Pumpkin Sun Picture Captures Our Star Looking Like a Jack-o’-lantern

It’s Nerdoween time again, hobgoblins and ghouls, and to celebrate the spirit of the season, NASA has reshared one of its timeless pictures: It’s the “Pumpkin Sun” photo taken by the Solar Dynamics Observatory spacecraft in 2014, which makes our fiery fusion reactor in the sky look like a blazing jack-o’-lantern. The eyes, nose, and wicked mouth are all there upon the Sun’s countenance of plasma, and it even looks like it has little, flaming ears.

NASA's Solar Dynamics Observatory spacecraft took a picture of the Sun in 2014 that makes it look like a jack-o'-lantern

The space agency tweeted  the seasonally appropriate Sun picture, noting that it’s an ultraviolet image that shows the “active regions of our home star.” In a post that offers high-res downloads of the picture, NASA notes the active regions that make up the facial components of the Sun-o’-lantern are brighter than the rest of the Sun’s surface because they’re emitting more light and energy thanks to “an intense and complex set of magnetic fields hovering in the sun’s atmosphere….”

A NASA video explaining how the Sun’s magnetic fields create the kinds of hot spots that make up the Pumpkin Sun’s face.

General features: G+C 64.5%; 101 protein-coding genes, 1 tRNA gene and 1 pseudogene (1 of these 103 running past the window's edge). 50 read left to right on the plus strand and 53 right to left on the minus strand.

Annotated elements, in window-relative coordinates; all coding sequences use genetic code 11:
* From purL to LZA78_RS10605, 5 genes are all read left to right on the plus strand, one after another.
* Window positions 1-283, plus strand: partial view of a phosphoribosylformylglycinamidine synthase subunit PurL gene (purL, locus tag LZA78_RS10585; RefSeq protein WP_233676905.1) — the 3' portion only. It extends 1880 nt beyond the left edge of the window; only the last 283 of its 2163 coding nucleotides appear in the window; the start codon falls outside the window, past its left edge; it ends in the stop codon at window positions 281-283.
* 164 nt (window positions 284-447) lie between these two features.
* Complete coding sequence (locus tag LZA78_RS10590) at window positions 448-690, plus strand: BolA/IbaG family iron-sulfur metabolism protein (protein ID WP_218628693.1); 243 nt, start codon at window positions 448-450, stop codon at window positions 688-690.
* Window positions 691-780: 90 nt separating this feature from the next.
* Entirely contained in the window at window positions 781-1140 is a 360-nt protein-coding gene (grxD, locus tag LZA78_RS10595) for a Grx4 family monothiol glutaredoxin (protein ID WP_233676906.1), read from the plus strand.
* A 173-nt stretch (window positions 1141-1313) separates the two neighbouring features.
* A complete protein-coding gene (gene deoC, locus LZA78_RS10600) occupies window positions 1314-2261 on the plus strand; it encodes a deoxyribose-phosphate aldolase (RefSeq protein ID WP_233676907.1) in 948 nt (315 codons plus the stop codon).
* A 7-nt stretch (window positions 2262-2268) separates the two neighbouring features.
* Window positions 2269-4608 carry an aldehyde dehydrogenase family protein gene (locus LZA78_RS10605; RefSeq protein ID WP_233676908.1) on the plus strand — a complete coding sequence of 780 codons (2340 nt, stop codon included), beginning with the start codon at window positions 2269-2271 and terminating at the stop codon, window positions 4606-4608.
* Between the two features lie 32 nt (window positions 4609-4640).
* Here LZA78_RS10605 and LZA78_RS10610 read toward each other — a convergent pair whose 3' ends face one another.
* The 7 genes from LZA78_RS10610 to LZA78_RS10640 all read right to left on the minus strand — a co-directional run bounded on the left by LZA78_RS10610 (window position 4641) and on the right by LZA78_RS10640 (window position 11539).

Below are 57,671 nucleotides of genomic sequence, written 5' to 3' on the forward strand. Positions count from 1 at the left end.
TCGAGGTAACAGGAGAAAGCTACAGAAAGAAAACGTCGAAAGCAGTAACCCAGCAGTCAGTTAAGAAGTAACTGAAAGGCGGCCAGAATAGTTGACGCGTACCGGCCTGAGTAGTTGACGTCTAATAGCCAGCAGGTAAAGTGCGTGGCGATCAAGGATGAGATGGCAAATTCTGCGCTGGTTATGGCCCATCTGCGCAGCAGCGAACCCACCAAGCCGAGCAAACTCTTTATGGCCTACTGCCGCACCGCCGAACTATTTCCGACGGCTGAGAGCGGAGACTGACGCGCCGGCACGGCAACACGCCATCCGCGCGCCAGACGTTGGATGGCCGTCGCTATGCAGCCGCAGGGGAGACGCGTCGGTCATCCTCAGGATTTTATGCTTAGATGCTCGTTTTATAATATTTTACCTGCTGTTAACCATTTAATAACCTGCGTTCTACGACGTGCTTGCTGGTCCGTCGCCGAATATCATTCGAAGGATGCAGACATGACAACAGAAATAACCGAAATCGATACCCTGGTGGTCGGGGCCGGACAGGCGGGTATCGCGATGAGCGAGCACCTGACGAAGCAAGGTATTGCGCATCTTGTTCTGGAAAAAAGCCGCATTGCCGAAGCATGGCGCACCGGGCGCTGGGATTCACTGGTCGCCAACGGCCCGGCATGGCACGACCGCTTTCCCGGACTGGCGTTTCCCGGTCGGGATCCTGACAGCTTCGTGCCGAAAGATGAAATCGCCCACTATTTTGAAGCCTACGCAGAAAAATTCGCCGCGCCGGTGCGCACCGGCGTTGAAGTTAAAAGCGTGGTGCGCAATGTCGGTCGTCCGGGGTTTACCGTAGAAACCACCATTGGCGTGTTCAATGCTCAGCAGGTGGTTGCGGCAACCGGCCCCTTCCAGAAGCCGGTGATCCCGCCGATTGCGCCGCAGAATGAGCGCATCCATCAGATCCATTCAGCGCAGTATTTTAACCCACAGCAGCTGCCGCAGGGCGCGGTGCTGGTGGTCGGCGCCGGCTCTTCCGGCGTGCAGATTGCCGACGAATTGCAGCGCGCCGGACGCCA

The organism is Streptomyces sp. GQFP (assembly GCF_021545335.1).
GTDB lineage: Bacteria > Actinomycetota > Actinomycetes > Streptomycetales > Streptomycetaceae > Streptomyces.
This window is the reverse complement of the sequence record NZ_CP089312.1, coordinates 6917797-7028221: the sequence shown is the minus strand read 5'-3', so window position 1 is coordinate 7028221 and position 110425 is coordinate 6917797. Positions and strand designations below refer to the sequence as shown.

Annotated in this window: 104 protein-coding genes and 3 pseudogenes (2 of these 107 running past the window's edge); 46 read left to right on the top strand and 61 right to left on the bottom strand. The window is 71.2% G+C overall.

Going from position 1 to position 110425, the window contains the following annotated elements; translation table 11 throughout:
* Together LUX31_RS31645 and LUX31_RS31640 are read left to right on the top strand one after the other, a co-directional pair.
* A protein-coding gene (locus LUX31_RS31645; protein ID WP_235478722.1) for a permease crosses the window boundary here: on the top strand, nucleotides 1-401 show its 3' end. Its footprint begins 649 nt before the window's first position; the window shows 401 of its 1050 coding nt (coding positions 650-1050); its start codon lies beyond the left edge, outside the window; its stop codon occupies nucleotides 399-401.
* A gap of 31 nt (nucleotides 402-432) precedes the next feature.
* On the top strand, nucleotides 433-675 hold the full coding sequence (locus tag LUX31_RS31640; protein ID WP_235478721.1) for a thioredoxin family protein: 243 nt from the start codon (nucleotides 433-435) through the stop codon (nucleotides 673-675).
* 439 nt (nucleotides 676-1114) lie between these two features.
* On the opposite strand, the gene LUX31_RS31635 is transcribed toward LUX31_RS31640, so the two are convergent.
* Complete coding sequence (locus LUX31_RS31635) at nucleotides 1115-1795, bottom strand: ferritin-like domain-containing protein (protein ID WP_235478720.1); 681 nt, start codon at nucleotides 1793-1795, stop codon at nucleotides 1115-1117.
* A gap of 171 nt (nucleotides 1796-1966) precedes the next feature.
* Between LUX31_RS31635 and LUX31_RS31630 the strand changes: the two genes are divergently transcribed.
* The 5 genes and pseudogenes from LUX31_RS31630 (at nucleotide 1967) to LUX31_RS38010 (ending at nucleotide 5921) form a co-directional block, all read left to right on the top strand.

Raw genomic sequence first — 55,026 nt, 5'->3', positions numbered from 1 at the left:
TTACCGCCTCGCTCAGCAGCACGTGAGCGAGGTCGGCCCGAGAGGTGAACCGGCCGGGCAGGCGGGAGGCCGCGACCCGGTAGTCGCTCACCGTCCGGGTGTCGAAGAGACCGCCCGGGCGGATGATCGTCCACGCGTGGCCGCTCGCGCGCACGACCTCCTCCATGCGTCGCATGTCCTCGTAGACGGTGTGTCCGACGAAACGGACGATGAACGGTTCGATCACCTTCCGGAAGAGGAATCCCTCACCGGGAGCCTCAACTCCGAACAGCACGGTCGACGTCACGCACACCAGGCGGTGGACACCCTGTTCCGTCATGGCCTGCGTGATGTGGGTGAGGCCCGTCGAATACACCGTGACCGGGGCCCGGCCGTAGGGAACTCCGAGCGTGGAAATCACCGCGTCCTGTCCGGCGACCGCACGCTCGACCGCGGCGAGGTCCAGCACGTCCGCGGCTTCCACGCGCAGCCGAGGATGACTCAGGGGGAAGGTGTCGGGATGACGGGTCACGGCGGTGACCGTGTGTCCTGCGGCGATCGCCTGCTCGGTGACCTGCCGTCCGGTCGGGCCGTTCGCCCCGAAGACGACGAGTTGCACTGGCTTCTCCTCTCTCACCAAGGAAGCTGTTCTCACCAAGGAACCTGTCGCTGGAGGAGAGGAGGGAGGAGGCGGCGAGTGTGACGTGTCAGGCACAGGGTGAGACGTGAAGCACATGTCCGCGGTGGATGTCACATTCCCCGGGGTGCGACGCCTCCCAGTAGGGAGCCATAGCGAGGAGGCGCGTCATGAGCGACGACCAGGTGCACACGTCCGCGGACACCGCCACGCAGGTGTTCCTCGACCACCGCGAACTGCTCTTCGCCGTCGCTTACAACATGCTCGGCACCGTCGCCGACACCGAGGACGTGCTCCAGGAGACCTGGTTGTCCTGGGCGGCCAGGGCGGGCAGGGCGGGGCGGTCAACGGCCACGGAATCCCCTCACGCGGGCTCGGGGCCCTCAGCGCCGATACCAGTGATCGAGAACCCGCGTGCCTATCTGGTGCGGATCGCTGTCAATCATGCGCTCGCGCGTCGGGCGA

Note that the Pumpkin Sun picture has been colorized in gold and yellow to help emphasize the Halloween vibes—we can’t see ultraviolet light with our limited people peepers, so the image has to be colorized somehow so we can see it. (And yes, we’re aware that some folks with Aphakia claim to be able to see ultraviolet light, but we’re talking about Nerdoween here so let’s not dwell on that.)

NASA's Solar Dynamics Observatory spacecraft took a picture of the Sun in 2014 that makes it look like a jack-o'-lantern

Another picture of the Pumpkin Sun colorized with a different set of wavelengths of light. 

On top of resharing the Pumpkin Sun picture, NASA also dropped two new Halloween-themed exoplanet posters, including a “Zombie Worlds” poster and a “Rains of Terror” poster, which can both be downloaded as high-res images here. The temporarily spookified space agency also released a movie “trailer” dubbed Galaxy of Horrors, which “reveals the sinister science behind real worlds we’ve discovered in our galaxy.”

What do you think of all of this Halloween goodness released by NASA? Do you want a picture of the Pumpkin Sun or one of those exoplanet posters permanently hung up in your home? Both frighten and awe us with your dark n’ starry thoughts in the comments!

Images: NASA